A person who influences can get others on board with their ideas. They possess qualities such as confidence, persuasion, and the ability to impress others. For example, you may exude so much confidence when you step up to take control of a project that your team feels convinced you’re capable of succeeding, so they support you. To convince people who aren’t as easily swayed, you may have an instinct for knowing what team members or clients want to hear or see to help you get through to them.

For example, the president of the Ritz-Carlton Hotel Company, Simon Cooper, knew his company’s strength was customer service and he capitalized on this to expand its influence. He confidently showed off his team to guests, which won him loyal clients. In one case, he invited the musician, Bono, to accompany him to a meeting with the hotel’s housekeeping staff. Cooper believed so strongly in his team’s excellent service that he broadened the company’s offerings to include private, luxury residences. Although many people questioned this risky expansion of the brand, Cooper’s confidence in his company won him many buyers, and the venture was successful. 

Strength #3: Relationship-Building

Relationship-building is what helps your team perform as a cohesive whole. Conchie and Rath characterize this strength with sub-qualities such as optimism and compassion. For example, if you’re a relationship builder, you may be able to keep your team’s spirits up during a difficult day, which ultimately helps them perform better and complete the necessary objective. You’re also able to relate to individuals and mentor them to help them feel included and valuable to the team, which will help them work better together.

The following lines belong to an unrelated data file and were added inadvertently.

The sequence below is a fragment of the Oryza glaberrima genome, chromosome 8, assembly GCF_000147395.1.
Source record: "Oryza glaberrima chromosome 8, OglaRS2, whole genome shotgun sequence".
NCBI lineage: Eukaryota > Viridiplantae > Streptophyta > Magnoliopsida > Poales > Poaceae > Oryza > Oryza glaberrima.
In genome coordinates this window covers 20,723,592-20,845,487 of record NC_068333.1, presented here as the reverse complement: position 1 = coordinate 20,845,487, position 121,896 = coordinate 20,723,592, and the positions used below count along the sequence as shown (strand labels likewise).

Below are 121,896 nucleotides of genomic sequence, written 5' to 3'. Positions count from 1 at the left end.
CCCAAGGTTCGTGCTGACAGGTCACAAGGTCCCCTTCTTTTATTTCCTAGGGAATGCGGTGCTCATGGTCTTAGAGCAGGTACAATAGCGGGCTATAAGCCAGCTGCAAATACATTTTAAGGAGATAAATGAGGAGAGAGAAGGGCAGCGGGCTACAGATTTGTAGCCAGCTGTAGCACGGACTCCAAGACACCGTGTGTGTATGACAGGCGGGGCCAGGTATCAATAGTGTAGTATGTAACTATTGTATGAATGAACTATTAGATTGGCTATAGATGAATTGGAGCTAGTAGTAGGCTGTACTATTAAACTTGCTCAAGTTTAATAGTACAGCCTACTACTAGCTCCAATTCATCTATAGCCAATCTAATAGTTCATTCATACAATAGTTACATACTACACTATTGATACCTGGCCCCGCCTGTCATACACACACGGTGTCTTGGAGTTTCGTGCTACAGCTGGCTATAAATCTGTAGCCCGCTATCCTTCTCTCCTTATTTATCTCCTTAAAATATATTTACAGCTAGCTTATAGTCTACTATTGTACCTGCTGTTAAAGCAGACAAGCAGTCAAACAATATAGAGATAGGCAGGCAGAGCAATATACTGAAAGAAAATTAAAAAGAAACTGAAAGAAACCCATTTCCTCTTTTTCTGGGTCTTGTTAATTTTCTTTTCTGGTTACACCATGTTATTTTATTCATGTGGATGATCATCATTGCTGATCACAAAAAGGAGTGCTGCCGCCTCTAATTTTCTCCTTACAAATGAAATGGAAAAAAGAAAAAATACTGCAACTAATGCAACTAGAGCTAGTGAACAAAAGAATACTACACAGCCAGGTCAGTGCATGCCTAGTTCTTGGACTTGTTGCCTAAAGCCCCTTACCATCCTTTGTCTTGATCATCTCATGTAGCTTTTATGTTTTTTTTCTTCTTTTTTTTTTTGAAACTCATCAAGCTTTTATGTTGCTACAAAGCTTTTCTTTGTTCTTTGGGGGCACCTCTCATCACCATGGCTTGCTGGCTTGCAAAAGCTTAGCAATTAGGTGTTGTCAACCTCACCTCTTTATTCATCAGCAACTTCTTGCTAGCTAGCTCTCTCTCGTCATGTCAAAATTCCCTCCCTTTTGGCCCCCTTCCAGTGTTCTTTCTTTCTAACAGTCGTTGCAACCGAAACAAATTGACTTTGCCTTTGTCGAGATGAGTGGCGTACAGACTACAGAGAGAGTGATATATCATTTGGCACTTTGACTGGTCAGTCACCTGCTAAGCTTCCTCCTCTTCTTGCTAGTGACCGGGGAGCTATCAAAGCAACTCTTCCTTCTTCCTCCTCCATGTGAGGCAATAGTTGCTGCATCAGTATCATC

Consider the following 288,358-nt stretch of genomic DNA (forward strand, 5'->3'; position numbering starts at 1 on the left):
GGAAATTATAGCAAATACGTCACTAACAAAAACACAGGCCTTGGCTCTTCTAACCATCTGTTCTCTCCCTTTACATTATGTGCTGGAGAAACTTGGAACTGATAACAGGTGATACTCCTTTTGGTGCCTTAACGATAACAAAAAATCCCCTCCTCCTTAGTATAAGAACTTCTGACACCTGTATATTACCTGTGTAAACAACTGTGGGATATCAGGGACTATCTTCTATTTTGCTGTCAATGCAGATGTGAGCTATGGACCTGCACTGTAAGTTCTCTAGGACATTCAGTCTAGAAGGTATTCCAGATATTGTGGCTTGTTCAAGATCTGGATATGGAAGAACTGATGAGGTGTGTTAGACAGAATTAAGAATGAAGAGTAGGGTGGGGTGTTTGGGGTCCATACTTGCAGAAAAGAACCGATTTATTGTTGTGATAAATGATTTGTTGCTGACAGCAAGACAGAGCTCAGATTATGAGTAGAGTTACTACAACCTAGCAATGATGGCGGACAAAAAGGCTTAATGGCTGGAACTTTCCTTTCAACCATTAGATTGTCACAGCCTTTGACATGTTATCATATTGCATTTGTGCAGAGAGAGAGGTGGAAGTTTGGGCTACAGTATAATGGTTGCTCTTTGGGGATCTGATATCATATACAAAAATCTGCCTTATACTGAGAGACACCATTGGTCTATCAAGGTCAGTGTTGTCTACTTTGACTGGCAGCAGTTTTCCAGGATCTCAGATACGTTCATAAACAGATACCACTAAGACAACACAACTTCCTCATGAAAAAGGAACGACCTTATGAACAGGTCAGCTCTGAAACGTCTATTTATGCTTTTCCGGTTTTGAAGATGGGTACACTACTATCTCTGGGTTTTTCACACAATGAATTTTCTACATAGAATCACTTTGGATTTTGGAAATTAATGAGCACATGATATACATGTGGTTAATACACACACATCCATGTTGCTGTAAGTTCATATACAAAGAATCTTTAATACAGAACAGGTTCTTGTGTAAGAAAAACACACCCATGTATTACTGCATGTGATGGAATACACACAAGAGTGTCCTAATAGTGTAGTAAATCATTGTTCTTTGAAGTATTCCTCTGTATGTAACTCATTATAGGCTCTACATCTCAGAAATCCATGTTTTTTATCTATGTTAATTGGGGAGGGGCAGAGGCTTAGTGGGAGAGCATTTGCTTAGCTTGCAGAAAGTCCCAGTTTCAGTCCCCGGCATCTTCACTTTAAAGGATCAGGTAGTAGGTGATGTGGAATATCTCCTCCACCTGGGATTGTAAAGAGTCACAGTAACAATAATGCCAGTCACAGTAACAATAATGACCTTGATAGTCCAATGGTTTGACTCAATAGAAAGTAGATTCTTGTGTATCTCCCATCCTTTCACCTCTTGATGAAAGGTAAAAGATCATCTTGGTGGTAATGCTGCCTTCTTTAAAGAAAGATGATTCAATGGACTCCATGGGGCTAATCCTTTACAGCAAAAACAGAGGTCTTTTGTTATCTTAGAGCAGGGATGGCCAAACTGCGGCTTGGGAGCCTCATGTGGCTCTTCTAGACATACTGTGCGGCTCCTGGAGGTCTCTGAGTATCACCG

We’ll explore what relationship-building looks like by examining the success of Mervin Davies, a former CEO of Standard Chartered. He credits his success to his investment in relationships. In particular, he emphasizes a few relationship-building habits:

1. By communicating honestly and openly with his employees about the decisions he made for his company, he earned their trust, which is essential for good relationships.

2. Davies also trusted his employees by empowering them with responsibility and freedom. By knowing his own capabilities and the capabilities of people around him, he was able to assign people to tasks they’re suited to handle and free himself to do what he does best as an executive, coaching people.

3. By listening to his team, he got to know their strengths and deepened his relationships with them. This way, he knew how to empower individuals on his team more effectively.

Strength #4: Strategic Thinking

Strategic thinkers help their teams grow by analyzing performances and suggesting possibilities for improvement. Conchie and Rath explain that this strength involves being analytical and effective at consultation. For example, if you’re a strategic thinker, you may have an eye for noticing inefficiencies in your team’s performance and formulating an alternative game plan that saves time and increases productivity.

To show what strategic thinking looks like in practice, the authors point to Best Buy’s CEO, Brad Anderson. Anderson started as a sales associate at the Minneapolis-based electronics retailer that would eventually become Best Buy, and as the company grew, he ascended the ranks to CEO. His keys to success are his enthusiasm for learning and ability to ask great questions to uncover critical information. For example, he questioned whether a commission-based sales model was best for their stores, and after surveying customers, he realized this model made customers feel pressured by sales associates. So, he adopted a more relaxed model of browse shopping, where customers could shop fully stocked items at their leisure. This model was widely successful and was adopted by many other retailers soon after.

The Best Strengths for Leaders: Gallup’s 4 Recommendations

Katie Doll

Somehow, Katie was able to pull off her childhood dream of creating a career around books after graduating with a degree in English and a concentration in Creative Writing. Her preferred genre of books has changed drastically over the years, from fantasy/dystopian young-adult to moving novels and non-fiction books on the human experience. Katie especially enjoys reading and writing about all things television, good and bad.